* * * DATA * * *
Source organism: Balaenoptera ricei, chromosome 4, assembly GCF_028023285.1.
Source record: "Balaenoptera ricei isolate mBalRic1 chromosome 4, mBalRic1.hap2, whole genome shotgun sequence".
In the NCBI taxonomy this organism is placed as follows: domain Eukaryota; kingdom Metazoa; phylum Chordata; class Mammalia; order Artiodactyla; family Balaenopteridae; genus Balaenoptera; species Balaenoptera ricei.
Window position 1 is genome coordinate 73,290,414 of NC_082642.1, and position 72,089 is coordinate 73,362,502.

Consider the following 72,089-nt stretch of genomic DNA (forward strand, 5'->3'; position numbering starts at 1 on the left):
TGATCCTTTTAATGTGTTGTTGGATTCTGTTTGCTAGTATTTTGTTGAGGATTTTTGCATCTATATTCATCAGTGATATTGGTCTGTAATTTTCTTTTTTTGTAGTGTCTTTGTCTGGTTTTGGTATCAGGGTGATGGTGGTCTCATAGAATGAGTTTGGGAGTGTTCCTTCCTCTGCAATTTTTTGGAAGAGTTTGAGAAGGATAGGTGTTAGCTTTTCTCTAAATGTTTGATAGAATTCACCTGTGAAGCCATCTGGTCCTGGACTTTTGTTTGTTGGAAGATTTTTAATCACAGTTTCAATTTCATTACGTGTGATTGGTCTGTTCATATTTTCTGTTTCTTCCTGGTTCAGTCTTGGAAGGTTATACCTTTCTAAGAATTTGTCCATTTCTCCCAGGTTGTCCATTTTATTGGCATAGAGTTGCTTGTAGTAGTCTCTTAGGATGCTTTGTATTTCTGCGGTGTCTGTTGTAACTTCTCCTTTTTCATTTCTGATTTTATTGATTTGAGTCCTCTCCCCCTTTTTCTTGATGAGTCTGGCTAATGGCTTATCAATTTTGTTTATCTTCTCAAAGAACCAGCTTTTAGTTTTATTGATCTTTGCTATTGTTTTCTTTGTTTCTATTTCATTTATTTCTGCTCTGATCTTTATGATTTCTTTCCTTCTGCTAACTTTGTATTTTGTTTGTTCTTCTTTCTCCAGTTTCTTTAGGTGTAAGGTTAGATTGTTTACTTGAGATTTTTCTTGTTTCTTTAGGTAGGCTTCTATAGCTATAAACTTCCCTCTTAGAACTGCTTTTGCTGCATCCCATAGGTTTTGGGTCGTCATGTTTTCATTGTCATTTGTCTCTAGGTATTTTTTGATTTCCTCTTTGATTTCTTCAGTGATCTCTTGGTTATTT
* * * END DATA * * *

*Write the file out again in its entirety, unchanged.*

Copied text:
Source organism: Balaenoptera ricei, chromosome 4, assembly GCF_028023285.1.
Source record: "Balaenoptera ricei isolate mBalRic1 chromosome 4, mBalRic1.hap2, whole genome shotgun sequence".
In the NCBI taxonomy this organism is placed as follows: domain Eukaryota; kingdom Metazoa; phylum Chordata; class Mammalia; order Artiodactyla; family Balaenopteridae; genus Balaenoptera; species Balaenoptera ricei.
Window position 1 is genome coordinate 73,290,414 of NC_082642.1, and position 72,089 is coordinate 73,362,502.

Consider the following 72,089-nt stretch of genomic DNA (forward strand, 5'->3'; position numbering starts at 1 on the left):
TGATCCTTTTAATGTGTTGTTGGATTCTGTTTGCTAGTATTTTGTTGAGGATTTTTGCATCTATATTCATCAGTGATATTGGTCTGTAATTTTCTTTTTTTGTAGTGTCTTTGTCTGGTTTTGGTATCAGGGTGATGGTGGTCTCATAGAATGAGTTTGGGAGTGTTCCTTCCTCTGCAATTTTTTGGAAGAGTTTGAGAAGGATAGGTGTTAGCTTTTCTCTAAATGTTTGATAGAATTCACCTGTGAAGCCATCTGGTCCTGGACTTTTGTTTGTTGGAAGATTTTTAATCACAGTTTCAATTTCATTACGTGTGATTGGTCTGTTCATATTTTCTGTTTCTTCCTGGTTCAGTCTTGGAAGGTTATACCTTTCTAAGAATTTGTCCATTTCTCCCAGGTTGTCCATTTTATTGGCATAGAGTTGCTTGTAGTAGTCTCTTAGGATGCTTTGTATTTCTGCGGTGTCTGTTGTAACTTCTCCTTTTTCATTTCTGATTTTATTGATTTGAGTCCTCTCCCCCTTTTTCTTGATGAGTCTGGCTAATGGCTTATCAATTTTGTTTATCTTCTCAAAGAACCAGCTTTTAGTTTTATTGATCTTTGCTATTGTTTTCTTTGTTTCTATTTCATTTATTTCTGCTCTGATCTTTATGATTTCTTTCCTTCTGCTAACTTTGTATTTTGTTTGTTCTTCTTTCTCCAGTTTCTTTAGGTGTAAGGTTAGATTGTTTACTTGAGATTTTTCTTGTTTCTTTAGGTAGGCTTCTATAGCTATAAACTTCCCTCTTAGAACTGCTTTTGCTGCATCCCATAGGTTTTGGGTCGTCATGTTTTCATTGTCATTTGTCTCTAGGTATTTTTTGATTTCCTCTTTGATTTCTTCAGTGATCTCTTGGTTATTT